The second chronologically of the longer works collected here, ‘The History of Photography’, was written more than forty years after ‘Sacred and Profane Dances’ when Ashbery had progressed from his role as a gifted but puzzling outsider to a position of relative eminence, a winner of major literary prizes and a key influence on more than one generation of poets. His most recent collections Flow Chart (1991) and Hotel Lautréamont (1992) demonstrated the polarities of his art: the first unrolling energetically through continual shifts and surprises; the second exploring the tension between holding and failing to hold ongoing experience in lyric shapes.
As early as Some Trees (1956), Ashbery had played with paradoxes concerning stillness and movement:
They are amazing: each
Joining a neighbour, as though speech
Were a still performance. (‘Some Trees’)
‘The History of Photography’ allows Ashbery to return to this theme. For Roland Barthes, photography made its impact by capturing a ‘punctum’, an accidental point of stillness that prickles the viewer with the sense a particular truth. Characteristically perhaps, Ashbery’s focus is less on what the photograph captures than on what it misses – what occurs before or after the shot, what is outside the frame:
The first person to be photographed was a man
having his boots cleaned. There were others
in the same street, but they moved and became
invisible. How calm I am. (p 7)
The allusion is to a photograph by Daguerrotype and the need for long exposure in early photography if objects in front of the camera were to register fully. The apparent non-sequitur that follows is the first of a series of comments where the history of photography spills over into a personal history of insecurity:
I have been coming and going
a fair share of my life, and some of me is up there,
Then too, as much escapes me as a tailor’s dummy
in a photograph by Atget, taking in everything and nothing
which caused the rain to fall one day. (p 8)
‘The History of Photography’ is the most complete work in the collection, unfinished only in the sense that it was not prepared for publication, possibly excluded from And the Stars Were Shining (1994) on the basis that its title poem was also a longer work. In contrast the texts from 2002 (‘The Kane Richmond Project’ and ‘21 Variations on my Room’) lack completion in a more disabling way. Kane Richmond was a handsome screen actor (Skillings calls him a ‘dreamboat’) who specialised in B pictures, particularly ‘cliffhanger’ serials. Ashbery’s text collages elements of Richmond’s films (particularly Spy Smasher and The Adventures of Rex and Rinty, co-starring Rin-Tin-tin) with passages from mid-century children’s books (particularly the Hardy Boys and Nancy Drew series). The process seems to have run out of steam as Ashbery left the sequence to work on ’21 Variations on my Room’ in the middle of the year. The latter poem had an interesting plan, starting with a one-line poem and adding a new line for each ‘variation’. Ashbery seems to have had problems sticking to the plan, though, as the line-counting begins to go awry with the twelfth and thirteenth variations and the sequence is abandoned in the eighteenth, where it is already drawing in some of the Tom Hardy material. There is an attempt to return to the larger sequence, in a few mostly untitled pieces, before the poet moves on to other things. Even with this level of disorganisation, however, there are passages which show Ashbery clearly alert and on top of his material:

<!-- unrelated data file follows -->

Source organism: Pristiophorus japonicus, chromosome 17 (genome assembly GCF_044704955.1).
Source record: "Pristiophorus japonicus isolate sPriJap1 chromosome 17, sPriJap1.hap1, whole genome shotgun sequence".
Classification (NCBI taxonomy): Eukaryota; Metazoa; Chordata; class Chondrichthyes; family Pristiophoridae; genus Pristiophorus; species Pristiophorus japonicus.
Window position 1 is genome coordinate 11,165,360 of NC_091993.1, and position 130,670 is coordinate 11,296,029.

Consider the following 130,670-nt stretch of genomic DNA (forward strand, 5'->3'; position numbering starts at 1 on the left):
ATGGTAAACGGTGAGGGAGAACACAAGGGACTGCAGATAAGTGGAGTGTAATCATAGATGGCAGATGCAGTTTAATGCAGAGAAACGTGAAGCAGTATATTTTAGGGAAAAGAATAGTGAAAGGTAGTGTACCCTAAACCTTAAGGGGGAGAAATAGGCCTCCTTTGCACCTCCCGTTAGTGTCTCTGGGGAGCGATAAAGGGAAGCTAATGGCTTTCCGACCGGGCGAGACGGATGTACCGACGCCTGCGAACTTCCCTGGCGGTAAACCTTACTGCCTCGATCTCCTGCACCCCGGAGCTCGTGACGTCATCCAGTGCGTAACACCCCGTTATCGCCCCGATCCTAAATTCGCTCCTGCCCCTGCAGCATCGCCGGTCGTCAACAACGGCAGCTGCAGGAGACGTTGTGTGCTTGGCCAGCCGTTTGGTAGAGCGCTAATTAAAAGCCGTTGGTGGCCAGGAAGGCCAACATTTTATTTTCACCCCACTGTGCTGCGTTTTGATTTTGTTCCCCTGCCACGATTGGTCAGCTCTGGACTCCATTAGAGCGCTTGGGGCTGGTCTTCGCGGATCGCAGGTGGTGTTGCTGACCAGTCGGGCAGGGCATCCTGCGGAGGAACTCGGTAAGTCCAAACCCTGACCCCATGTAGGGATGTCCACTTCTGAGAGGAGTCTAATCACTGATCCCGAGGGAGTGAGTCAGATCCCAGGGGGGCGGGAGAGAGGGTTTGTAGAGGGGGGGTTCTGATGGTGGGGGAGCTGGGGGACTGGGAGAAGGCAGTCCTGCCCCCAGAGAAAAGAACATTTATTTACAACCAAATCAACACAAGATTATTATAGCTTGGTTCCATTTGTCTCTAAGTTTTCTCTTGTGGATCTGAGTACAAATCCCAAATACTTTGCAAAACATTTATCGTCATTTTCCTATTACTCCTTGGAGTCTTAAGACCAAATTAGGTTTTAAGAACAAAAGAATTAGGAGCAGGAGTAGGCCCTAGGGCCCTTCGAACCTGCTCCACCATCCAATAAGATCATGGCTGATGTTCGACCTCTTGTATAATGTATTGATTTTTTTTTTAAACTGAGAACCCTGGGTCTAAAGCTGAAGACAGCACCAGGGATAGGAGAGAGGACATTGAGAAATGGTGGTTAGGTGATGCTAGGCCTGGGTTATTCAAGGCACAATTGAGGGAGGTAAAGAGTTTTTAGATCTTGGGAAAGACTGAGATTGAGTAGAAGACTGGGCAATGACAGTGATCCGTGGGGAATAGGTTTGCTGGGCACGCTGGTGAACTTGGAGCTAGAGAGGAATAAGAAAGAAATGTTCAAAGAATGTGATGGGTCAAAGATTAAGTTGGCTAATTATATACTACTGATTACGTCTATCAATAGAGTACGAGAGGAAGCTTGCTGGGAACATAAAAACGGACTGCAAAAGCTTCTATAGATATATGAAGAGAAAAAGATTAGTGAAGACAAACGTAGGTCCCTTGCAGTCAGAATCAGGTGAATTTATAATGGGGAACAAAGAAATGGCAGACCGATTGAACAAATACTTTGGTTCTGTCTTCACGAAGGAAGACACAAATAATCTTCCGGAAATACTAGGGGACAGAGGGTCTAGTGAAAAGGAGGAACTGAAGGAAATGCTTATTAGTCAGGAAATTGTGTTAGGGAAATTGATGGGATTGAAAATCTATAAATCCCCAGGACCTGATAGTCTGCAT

Sometimes it’s enough just to believe in what could happen,
and sometimes, to question that it ever could.
You and I are walking down the street together,
suddenly one of us isn’t there. Or it’s a street in winter,
it was never there. The truth and the means to oust it
never existed. (‘The Quitter’ p156)
The 2007 sequence The Art of Finger Dexterity’ seems an altogether more focused piece. It takes its title from Carl Czerny’s sequence of virtuoso practice pieces for the keyboard (https://www.youtube.com/watch?v=LtEji604V5k), which listened to now, with its minor variations in fixed patterns, can sound like avant-garde music. The programmatic titles (‘Clarity in Broken Chords’, ‘Crossing the Hands Naturally and with a Fine Touch’) and the music itself bring out a spritely touch in Ashbery, who was 80 at the time of writing:
you gonna know.
You gonna do.
You do something else.
Mais non, je t’adore.
(‘Delicacy in Skips and Staccatos’ p 56)
Ashbery completed poems for twenty-six of Czerny’s fifty titles. In his foreword, Ben Lerner suggests that ‘the resistance to finish is itself a unifying theme’ in Parallel Movement of the Hands, making each of the texts a ‘hymn to possibility’. Perhaps. What can be agreed is that it is good to have more of this extraordinary poet’s work to explore, to be confused by, and to wonder at.